Convert Kp to Kc?

  1. 1. The problem statement, all variables and given/known data

    At 25°C, Kp = 1x10-31 for the reaction below.

    N2(g) + O2(g) <--> 2 NO(g)
    (a) Calculate the concentration of NO (in molecules/cm3) that can exist in equilibrium in air at 25°C. In air PN2 = 0.8 atm and PO2 = 0.2 atm.

    2. Relevant equations

    3. The attempt at a solution
    I have calculated the partial pressure of NO to be 1.26x10-16 but I do not know how to convert to Kp from this. Any help would be greatly appreciated!
  2. jcsd
  3. Borek

    Staff: Mentor

    Sorry, but it doesn't make sense. Are you trying to convert Kp to Kc, or partial pressure to concentration, or something else?
  4. Gokul43201

    Gokul43201 11,141
    Staff Emeritus
    Science Advisor
    Gold Member

    First of all, you do not need to convert Kp to Kc.
    The number you have calculated for p(NO) is correct, though you are missing the units. What you need to do is convert partial pressure into molecules per cc.

    Hint: Ideal gas equation.
  5. I'm sorry - I am trying to convert partial pressure to concentration.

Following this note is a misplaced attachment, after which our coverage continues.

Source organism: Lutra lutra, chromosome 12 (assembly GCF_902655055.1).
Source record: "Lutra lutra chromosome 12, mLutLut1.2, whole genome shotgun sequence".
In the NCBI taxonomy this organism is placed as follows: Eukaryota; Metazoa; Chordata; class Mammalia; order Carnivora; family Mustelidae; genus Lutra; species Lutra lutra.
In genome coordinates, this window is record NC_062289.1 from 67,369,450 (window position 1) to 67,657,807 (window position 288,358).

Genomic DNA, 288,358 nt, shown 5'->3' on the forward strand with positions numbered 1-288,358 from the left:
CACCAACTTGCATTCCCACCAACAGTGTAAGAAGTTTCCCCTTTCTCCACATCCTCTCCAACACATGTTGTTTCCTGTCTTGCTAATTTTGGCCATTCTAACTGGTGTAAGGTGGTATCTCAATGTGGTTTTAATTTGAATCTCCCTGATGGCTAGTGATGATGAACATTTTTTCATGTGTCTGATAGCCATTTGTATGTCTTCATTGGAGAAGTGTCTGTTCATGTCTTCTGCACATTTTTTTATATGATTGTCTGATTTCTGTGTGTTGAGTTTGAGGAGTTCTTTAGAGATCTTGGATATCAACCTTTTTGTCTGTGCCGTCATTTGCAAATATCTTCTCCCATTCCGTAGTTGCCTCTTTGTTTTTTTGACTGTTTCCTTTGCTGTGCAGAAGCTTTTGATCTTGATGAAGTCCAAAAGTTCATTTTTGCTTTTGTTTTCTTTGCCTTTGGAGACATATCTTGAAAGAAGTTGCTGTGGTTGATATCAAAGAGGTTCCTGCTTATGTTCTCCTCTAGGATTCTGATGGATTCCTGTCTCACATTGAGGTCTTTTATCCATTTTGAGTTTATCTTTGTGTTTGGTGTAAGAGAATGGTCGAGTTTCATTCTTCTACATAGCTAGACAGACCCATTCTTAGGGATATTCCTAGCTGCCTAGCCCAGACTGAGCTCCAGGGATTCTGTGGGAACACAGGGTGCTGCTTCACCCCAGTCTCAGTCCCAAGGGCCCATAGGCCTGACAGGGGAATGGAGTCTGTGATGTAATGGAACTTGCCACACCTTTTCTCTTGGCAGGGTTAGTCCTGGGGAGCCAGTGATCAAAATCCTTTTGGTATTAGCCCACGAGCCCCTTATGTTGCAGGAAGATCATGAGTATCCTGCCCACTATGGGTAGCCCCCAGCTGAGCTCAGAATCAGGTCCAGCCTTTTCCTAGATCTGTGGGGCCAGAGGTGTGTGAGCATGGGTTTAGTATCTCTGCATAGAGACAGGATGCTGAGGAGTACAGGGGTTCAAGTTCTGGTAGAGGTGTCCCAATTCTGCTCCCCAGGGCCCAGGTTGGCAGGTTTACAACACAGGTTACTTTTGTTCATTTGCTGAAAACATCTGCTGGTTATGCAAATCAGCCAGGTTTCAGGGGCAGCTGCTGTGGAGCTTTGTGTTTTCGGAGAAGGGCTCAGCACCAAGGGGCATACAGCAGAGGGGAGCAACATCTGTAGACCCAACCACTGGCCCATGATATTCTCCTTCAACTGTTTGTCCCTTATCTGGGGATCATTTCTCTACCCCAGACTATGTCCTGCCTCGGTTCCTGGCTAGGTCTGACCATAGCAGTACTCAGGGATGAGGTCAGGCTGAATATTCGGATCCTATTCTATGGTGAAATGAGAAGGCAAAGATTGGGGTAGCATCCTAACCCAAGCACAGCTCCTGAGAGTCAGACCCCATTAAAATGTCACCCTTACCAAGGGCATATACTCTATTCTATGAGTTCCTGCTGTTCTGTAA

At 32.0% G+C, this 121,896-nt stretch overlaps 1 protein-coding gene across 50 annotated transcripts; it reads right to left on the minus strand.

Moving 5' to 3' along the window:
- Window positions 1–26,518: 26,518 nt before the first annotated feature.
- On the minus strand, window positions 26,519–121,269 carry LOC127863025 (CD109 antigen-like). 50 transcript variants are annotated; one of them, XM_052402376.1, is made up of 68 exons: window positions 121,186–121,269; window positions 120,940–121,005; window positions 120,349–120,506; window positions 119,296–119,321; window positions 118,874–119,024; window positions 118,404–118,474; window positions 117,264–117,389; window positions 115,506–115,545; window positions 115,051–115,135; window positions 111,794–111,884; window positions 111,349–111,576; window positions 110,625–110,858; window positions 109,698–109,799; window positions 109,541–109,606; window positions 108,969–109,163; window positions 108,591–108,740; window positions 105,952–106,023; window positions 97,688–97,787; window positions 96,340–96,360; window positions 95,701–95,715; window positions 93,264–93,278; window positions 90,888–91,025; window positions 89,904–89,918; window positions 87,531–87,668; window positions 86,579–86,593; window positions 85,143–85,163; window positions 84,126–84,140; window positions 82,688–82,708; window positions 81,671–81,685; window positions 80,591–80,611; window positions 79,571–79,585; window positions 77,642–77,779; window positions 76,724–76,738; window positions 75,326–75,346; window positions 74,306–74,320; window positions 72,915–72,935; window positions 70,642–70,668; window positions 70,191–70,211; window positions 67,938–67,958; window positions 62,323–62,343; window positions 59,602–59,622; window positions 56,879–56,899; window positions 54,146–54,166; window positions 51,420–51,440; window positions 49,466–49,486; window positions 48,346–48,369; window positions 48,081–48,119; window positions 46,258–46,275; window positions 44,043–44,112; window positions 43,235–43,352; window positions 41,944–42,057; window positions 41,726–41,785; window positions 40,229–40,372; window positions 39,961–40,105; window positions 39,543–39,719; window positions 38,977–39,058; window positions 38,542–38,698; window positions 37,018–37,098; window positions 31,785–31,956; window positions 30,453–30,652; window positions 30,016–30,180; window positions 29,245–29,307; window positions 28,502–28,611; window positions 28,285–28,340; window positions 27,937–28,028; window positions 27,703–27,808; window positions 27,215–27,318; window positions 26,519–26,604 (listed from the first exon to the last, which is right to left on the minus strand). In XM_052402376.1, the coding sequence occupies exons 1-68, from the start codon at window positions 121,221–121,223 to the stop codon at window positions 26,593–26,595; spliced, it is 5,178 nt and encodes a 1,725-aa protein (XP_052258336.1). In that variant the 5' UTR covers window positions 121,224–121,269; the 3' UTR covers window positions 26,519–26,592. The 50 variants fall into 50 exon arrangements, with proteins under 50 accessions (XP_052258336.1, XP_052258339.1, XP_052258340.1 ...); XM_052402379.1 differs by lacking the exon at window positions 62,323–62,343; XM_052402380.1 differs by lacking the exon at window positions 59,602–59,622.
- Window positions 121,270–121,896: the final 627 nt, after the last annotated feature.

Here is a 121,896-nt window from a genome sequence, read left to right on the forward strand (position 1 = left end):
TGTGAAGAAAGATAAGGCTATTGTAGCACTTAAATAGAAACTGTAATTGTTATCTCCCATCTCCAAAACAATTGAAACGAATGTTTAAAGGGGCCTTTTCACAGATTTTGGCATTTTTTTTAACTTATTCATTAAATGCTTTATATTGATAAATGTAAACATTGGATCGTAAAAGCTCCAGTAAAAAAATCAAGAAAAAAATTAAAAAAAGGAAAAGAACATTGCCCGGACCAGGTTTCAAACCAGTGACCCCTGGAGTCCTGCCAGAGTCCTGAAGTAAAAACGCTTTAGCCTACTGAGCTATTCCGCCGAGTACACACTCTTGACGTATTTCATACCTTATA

Using the Ideal gas equation, PV=nRT, do I use n=2, solve for volume, and then convert to molecules per cm^3?
  6. Gokul43201

    Gokul43201 11,141
    Staff Emeritus
    Science Advisor
    Gold Member

    That's right.

    No, the stoichiometry doesn't matter anymore.

    Hint: You can find the molecules per cc if you first find the moles per unit volume, i.e., n/V
  7. I still am not getting the correct answer. I don't know what I'm missing.

    PV=nRT = 1.3E-16(V)=n(.08206)(298) so moles/L = 5.32E-18. I then converted it to moles/cm3 by dividing by 1000, which gave me 5.32E-21 then multiplied by Avogadro's number to get 3203.7 molecules/cm3.

    I also tried converting atmospheres to bars and using the gas constant 83.145 so that my answer would be in moles/cm3 and then converting from there, but that was not correct either.

    Can you tell me what I am doing wrong?
  8. Gokul43201

    Gokul43201 11,141
    Staff Emeritus
    Science Advisor
    Gold Member

    How do you know it's wrong? It looks good to me.
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